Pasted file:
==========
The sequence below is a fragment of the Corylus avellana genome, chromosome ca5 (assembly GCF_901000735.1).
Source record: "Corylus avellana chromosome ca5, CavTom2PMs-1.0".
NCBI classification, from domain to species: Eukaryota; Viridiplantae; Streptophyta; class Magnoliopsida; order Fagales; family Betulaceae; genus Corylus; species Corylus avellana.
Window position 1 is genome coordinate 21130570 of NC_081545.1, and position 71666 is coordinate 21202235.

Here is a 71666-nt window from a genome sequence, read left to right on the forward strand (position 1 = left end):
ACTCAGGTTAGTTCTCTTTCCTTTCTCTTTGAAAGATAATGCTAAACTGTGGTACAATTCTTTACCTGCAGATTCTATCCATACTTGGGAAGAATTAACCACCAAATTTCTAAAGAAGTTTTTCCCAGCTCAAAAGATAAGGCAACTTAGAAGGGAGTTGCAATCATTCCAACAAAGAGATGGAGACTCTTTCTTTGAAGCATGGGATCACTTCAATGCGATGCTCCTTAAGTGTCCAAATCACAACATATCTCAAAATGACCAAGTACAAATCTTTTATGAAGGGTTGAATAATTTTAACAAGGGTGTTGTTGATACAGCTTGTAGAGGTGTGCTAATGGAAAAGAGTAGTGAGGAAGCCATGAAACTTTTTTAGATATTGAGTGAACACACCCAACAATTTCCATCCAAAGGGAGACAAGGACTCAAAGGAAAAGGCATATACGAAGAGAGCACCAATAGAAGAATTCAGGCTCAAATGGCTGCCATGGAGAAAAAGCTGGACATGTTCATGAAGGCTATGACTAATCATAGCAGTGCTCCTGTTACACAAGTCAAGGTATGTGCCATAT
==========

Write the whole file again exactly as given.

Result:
The sequence below is a fragment of the Corylus avellana genome, chromosome ca5 (assembly GCF_901000735.1).
Source record: "Corylus avellana chromosome ca5, CavTom2PMs-1.0".
NCBI classification, from domain to species: Eukaryota; Viridiplantae; Streptophyta; class Magnoliopsida; order Fagales; family Betulaceae; genus Corylus; species Corylus avellana.
Window position 1 is genome coordinate 21130570 of NC_081545.1, and position 71666 is coordinate 21202235.

Here is a 71666-nt window from a genome sequence, read left to right on the forward strand (position 1 = left end):
ACTCAGGTTAGTTCTCTTTCCTTTCTCTTTGAAAGATAATGCTAAACTGTGGTACAATTCTTTACCTGCAGATTCTATCCATACTTGGGAAGAATTAACCACCAAATTTCTAAAGAAGTTTTTCCCAGCTCAAAAGATAAGGCAACTTAGAAGGGAGTTGCAATCATTCCAACAAAGAGATGGAGACTCTTTCTTTGAAGCATGGGATCACTTCAATGCGATGCTCCTTAAGTGTCCAAATCACAACATATCTCAAAATGACCAAGTACAAATCTTTTATGAAGGGTTGAATAATTTTAACAAGGGTGTTGTTGATACAGCTTGTAGAGGTGTGCTAATGGAAAAGAGTAGTGAGGAAGCCATGAAACTTTTTTAGATATTGAGTGAACACACCCAACAATTTCCATCCAAAGGGAGACAAGGACTCAAAGGAAAAGGCATATACGAAGAGAGCACCAATAGAAGAATTCAGGCTCAAATGGCTGCCATGGAGAAAAAGCTGGACATGTTCATGAAGGCTATGACTAATCATAGCAGTGCTCCTGTTACACAAGTCAAGGTATGTGCCATAT